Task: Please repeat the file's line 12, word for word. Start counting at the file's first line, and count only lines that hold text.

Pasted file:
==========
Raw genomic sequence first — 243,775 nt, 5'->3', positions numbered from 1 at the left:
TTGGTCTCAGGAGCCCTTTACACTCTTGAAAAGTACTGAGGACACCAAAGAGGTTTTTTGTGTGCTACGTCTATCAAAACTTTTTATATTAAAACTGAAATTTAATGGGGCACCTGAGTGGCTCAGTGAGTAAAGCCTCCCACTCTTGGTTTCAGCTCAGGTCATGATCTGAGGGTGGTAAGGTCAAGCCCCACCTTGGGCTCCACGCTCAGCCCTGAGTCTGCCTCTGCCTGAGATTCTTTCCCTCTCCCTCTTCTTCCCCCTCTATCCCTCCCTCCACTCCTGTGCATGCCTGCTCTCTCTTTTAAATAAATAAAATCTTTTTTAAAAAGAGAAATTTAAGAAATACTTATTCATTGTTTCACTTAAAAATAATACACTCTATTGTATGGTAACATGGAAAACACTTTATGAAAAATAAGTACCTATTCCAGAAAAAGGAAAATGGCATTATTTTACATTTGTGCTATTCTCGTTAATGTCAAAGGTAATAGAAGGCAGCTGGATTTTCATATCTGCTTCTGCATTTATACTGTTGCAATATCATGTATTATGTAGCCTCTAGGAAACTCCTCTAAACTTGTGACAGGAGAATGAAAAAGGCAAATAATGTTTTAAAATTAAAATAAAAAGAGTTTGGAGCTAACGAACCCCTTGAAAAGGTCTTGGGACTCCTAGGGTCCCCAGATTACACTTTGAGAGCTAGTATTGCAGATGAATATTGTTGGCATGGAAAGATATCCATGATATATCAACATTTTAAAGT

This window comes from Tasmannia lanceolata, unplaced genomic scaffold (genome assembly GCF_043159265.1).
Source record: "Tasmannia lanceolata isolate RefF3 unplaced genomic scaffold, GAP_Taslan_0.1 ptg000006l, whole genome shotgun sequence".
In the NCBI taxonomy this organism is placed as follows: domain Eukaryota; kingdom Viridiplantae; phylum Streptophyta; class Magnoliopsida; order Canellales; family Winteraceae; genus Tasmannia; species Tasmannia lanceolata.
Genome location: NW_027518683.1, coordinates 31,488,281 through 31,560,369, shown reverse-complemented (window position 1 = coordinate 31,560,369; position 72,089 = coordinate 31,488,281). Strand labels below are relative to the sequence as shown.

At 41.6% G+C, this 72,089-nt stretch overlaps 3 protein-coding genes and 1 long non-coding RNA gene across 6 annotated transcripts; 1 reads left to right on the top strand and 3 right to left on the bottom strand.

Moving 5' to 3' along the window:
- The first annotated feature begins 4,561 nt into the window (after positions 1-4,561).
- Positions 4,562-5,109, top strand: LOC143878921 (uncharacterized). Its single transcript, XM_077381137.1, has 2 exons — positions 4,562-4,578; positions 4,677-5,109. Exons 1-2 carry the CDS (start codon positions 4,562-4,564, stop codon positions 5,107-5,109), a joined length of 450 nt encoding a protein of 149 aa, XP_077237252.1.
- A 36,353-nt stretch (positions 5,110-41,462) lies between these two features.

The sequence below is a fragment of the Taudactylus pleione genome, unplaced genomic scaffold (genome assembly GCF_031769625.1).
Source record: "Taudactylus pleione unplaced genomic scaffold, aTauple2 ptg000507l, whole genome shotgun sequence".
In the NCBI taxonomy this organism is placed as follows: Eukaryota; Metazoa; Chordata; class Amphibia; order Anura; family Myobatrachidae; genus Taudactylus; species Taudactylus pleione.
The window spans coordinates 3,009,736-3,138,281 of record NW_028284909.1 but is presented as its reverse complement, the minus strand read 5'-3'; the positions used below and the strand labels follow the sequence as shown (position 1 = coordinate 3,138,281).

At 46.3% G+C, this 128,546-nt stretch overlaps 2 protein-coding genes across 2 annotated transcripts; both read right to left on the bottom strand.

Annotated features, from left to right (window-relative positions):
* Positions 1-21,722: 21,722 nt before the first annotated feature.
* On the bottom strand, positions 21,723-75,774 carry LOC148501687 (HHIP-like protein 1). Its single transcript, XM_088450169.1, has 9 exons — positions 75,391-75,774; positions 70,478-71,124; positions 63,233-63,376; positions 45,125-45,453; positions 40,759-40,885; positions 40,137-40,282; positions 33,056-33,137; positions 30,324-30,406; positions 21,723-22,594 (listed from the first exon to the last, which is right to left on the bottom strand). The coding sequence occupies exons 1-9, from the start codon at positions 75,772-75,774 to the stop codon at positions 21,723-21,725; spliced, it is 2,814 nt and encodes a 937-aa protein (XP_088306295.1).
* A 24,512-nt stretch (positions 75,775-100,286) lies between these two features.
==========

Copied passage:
The sequence below is a fragment of the Taudactylus pleione genome, unplaced genomic scaffold (genome assembly GCF_031769625.1).